Radiotherapy or radiation therapy is a treatment protocol that uses high doses of electromagnetic waves to cause damage and kill cancer cells in the body.
The clinical oncologist is a specialist doctor trained in the handling of radiation for medical purposes.
The radiotherapy regiment that is chosen for you is highly personalized and takes into account various parameters like the nature of your tumor, the size and location of the tumor, whether it is to be given before or after surgery, whether it is therapeutic or palliative.
Doctors have safely and effectively used radiation therapy to treat cancer for more than 100 years.
There are generally two broad types of radiation therapy:
External beam radiation and internal beam radiation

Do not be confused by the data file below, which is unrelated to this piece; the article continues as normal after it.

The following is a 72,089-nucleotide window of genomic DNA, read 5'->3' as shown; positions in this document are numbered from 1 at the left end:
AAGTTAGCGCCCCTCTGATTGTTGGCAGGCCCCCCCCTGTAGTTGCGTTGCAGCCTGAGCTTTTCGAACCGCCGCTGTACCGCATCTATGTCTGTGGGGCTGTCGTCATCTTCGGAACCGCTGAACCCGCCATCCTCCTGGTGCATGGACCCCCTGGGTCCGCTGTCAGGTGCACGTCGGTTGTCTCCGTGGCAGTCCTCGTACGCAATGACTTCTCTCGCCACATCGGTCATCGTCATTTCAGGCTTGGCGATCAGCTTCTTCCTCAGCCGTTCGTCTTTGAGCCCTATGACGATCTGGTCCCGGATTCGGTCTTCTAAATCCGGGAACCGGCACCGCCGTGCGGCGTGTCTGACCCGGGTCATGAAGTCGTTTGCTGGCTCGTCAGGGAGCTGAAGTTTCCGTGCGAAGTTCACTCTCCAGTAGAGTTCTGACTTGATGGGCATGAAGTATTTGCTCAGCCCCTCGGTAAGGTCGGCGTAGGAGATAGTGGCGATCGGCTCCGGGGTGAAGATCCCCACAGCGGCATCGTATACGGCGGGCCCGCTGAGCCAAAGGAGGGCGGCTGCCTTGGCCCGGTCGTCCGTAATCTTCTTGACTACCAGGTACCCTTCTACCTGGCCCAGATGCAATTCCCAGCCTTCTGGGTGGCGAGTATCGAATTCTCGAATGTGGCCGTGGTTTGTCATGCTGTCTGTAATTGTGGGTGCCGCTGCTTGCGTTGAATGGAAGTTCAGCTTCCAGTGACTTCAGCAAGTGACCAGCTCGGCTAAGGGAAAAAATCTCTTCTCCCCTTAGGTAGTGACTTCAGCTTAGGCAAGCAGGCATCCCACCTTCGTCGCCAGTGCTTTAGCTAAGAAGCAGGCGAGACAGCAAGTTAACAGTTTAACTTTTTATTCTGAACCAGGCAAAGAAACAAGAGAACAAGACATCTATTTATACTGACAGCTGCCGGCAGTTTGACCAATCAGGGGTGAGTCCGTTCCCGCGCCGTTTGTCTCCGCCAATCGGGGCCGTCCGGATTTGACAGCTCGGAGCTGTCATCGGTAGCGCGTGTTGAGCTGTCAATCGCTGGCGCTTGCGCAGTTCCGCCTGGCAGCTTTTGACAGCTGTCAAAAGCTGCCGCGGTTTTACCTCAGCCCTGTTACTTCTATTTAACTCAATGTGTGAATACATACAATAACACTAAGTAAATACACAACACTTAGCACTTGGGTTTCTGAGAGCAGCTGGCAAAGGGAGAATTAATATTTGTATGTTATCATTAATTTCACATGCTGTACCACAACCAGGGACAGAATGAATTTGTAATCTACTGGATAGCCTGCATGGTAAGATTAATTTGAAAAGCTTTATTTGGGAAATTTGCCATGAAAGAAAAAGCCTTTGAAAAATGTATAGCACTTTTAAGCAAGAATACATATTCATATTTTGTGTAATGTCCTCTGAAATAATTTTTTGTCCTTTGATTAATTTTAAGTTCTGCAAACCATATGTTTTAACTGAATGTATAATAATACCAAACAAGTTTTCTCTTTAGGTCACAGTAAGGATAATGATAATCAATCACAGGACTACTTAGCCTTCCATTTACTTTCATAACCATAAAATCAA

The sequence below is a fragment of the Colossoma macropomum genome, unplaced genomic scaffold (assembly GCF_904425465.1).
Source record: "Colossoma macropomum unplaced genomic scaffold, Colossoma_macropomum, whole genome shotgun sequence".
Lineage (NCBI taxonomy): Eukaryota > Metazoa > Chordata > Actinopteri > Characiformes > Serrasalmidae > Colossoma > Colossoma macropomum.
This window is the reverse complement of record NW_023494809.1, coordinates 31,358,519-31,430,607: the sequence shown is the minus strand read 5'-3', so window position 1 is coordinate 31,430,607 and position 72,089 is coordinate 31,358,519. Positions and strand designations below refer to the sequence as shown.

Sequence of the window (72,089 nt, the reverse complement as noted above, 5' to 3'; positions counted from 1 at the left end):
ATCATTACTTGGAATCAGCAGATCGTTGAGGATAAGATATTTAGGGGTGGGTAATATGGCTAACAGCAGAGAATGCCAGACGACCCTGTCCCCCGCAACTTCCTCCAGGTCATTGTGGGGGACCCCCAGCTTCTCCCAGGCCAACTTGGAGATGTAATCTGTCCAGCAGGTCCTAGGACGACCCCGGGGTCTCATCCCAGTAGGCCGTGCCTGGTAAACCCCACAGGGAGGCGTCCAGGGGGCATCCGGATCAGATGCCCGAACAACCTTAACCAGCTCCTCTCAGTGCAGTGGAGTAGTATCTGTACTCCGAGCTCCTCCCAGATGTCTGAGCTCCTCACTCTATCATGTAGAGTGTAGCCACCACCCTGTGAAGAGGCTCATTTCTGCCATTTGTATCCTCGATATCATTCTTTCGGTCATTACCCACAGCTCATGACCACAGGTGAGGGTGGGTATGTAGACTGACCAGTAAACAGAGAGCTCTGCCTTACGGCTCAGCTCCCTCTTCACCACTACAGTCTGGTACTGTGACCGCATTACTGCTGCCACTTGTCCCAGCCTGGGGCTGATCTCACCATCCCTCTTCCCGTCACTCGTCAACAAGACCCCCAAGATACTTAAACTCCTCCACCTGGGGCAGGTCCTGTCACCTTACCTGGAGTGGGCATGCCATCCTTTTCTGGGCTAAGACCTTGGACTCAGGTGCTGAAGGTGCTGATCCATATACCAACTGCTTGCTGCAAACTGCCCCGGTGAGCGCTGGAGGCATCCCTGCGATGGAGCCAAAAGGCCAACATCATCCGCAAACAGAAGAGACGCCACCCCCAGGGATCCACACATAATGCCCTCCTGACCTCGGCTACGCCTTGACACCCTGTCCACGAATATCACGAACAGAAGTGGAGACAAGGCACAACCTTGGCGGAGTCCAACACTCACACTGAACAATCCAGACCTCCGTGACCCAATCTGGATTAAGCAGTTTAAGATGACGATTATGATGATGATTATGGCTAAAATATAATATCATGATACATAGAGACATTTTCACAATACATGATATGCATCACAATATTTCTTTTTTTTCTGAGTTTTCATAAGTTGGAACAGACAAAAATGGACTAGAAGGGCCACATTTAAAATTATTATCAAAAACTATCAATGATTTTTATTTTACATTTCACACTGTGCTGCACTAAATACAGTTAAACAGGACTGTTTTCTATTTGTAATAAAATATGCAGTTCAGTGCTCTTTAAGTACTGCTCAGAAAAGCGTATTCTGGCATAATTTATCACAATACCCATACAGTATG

During external-beam radiation therapy, the patient does not become radioactive. And the radiation remains in the treatment room.
However, internal radiation therapy causes the patient to give off radiation. As a result, visitors should follow these safety measures:
- Do not visit the patient if you are pregnant or younger than 18.
- Stay at least 6 feet from the patient’s bed.
- Limit your stay to 30 minutes or less each day.
Permanent implants remain radioactive after the patient leaves the hospital. Because of this, for 2 months, the patient should not have close or more than 5 minutes of contact with children or pregnant women.
Similarly, people who have had systemic radiation therapy should use safety precautions. For the first few days after treatment, take these safety measures:
- Wash your hands thoroughly after using the toilet.
- Use separate utensils and towels.
- Drink plenty of fluids to flush the remaining radioactive material from the body.
- Avoid sexual contact.
- Try to avoid contact with infants, children, and pregnant women
Your oncologist will discuss with you which modality is best suited for your unique situation.